From left to right: Professor Alistair Woodward, Vice Chancellor Professor Harlene Hayne, Professor Johan Mackenbach and Professor Michael Baker at the opening in 2016
What has art got to do with public health? How can people be “nudged” to better health using behavioural economics? And what emerging infectious diseases should we really worry about?
Find out the answers to these and other important public health questions at the University of Otago, Wellington's annual Public Health Summer School coming up in February 2017.
“Like public health, art can play an important role in commenting on social issues. The potential of art to support better physical and mental health is not a new idea, however the role of art in supporting the goals of public health has had much less attention,” says Professor Michael Baker, one of the organisers.
The Art and Public Health course features Massey University's Distinguished Professor of Fine Art, Anne Noble, and the 2016 recipient of the Walters Prize, Shannon Te Ao, and will introduce ways in which art and public health intersect, including the role of public art in wellbeing and in creating social space and using art to discuss or disseminate public health issues.
The 2017 Public Health Summer School features an eclectic array of courses ranging from epidemiology and screening to the health of early childhood centres and cities.
“The Summer School is now into its 21st year making it the longest running as well as the largest in the Southern Hemisphere, with a huge range of public health topics,” says Professor Baker.
“This year we're offering 14 new courses, including 'Promoting children's oral health', 'Changing the tobacco supply landscape' and another on 'Fuel poverty, energy vulnerability and injustice',” he says.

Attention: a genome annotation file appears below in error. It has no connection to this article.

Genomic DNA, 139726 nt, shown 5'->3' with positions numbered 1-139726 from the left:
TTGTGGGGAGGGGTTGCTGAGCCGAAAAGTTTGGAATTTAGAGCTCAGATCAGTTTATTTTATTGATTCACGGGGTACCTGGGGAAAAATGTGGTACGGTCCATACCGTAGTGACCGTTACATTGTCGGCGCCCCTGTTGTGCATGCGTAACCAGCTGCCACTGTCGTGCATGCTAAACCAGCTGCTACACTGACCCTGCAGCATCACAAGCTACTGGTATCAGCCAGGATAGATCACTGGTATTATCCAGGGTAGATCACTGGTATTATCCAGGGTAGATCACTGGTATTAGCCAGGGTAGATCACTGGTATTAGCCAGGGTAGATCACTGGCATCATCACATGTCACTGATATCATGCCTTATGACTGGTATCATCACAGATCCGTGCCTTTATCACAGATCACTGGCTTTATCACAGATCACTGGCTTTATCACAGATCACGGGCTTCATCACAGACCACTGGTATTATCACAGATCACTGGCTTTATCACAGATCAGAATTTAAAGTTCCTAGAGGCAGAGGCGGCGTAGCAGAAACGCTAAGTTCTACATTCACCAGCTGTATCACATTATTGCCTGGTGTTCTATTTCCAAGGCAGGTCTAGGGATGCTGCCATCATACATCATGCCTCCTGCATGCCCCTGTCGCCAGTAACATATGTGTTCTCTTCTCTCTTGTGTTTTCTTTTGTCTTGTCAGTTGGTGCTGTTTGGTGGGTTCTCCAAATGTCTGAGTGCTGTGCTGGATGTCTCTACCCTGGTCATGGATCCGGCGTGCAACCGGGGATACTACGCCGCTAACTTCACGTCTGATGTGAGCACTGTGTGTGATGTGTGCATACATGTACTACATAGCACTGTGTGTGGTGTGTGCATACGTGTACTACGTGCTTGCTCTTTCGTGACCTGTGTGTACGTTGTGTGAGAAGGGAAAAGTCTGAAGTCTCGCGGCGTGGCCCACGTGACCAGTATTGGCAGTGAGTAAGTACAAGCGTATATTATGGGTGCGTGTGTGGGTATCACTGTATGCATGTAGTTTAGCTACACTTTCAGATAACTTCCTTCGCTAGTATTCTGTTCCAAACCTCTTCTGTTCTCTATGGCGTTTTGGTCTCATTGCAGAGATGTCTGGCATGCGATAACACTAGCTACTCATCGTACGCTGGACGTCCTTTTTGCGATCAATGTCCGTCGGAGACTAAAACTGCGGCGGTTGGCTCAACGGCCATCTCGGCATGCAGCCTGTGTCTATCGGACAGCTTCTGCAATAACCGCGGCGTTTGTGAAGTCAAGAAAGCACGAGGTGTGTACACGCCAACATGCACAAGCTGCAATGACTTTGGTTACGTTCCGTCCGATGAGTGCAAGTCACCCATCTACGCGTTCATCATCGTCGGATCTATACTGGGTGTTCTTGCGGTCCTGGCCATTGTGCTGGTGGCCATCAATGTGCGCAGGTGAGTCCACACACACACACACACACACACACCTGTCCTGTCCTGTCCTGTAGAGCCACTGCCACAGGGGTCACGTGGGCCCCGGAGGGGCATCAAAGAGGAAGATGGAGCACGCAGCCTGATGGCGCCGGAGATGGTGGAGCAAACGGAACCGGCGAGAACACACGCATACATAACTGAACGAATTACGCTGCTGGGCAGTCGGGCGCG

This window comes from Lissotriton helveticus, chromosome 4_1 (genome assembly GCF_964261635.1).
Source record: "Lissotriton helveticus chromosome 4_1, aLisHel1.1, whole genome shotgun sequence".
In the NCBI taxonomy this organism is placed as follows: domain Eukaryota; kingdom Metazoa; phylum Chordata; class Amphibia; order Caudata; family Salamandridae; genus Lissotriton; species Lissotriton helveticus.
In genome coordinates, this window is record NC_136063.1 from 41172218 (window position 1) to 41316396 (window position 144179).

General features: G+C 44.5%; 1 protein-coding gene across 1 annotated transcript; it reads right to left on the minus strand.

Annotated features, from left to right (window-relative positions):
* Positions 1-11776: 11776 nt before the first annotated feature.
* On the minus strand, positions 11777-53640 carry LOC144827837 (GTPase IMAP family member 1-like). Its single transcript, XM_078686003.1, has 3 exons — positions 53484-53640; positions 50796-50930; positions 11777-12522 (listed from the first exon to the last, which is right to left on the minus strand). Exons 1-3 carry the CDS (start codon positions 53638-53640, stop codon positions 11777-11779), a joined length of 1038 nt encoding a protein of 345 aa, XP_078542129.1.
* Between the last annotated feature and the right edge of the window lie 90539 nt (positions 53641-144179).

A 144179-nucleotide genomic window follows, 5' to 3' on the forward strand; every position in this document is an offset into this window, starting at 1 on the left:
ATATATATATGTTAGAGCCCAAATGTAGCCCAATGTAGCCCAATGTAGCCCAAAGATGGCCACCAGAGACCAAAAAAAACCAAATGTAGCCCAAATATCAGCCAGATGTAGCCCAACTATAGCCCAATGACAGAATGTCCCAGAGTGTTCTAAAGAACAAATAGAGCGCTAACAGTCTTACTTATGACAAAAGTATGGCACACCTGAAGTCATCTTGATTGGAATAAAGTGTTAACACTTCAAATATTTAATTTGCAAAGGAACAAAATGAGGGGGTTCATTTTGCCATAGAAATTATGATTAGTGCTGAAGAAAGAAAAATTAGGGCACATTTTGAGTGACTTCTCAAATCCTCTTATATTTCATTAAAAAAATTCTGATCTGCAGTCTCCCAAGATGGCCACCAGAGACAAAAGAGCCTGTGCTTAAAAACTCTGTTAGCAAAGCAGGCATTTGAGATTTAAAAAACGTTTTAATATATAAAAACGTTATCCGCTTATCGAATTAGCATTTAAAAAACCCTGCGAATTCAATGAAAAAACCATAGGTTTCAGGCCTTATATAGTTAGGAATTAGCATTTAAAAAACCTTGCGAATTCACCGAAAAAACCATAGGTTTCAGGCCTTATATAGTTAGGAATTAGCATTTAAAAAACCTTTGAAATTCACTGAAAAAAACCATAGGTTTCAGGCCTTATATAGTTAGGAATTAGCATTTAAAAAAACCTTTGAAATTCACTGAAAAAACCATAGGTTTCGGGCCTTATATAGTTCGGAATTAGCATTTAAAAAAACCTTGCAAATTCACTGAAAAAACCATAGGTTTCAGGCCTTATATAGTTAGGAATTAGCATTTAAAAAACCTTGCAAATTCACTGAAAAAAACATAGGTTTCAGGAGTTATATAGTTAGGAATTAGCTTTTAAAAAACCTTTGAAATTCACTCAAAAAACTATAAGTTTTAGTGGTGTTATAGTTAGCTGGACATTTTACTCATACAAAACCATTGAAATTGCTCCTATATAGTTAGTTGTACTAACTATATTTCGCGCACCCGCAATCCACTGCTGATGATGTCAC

These are just some examples of the 30 courses on offer. The Wellington Public Health Summer School typically attracts 700-900 people, looking for high quality, short-format courses provided by expert presenters.
Because most of the courses are one or two days, people can access a few topics of interest, not just one. Last year one international delegate, Dr Hyobum Jang, a Health Leadership Fellow in the Pacific from the World Health Organization, timed his family's holiday to New Zealand especially so that he could attend nine courses over the three weeks of the Summer School.
Along with new topics, the popular core courses, such as Hauora Māori and Pacific Health, statistical methods and public health law, remain on the schedule. Children's health, including confronting children's obesity-promoting environments, will also be a big part of the programme this year.
The courses are presented by international and national leaders in their field. The PHSS will be opened on Tuesday 7 February 2017 with a public lecture by Professor David Heymann from the London School of Hygiene and Tropical Medicine.
“Professor Heymann is amongst the foremost world authorities on emerging infectious diseases,” says Professor Baker.
Professor Heymann has taken a leading role in responses to major global infectious disease outbreaks, including the first recognised Ebola outbreak in 1976 and the SARS epidemic in 2003. He will be the keynote speaker at the emerging infectious diseases course, which will include presentations on such topics as combating antimicrobial resistance, lessons from the Havelock North campylobacteriosis outbreak, and the risk from Zika and other mosquito-borne infections.
On a lighter note, the opening event will feature a 21st birthday cake.
Find out more about the outstanding Public Health 2017 programme.
Early-bird registrations (25% discount) apply until 21 December 2016.
For more information, contact:
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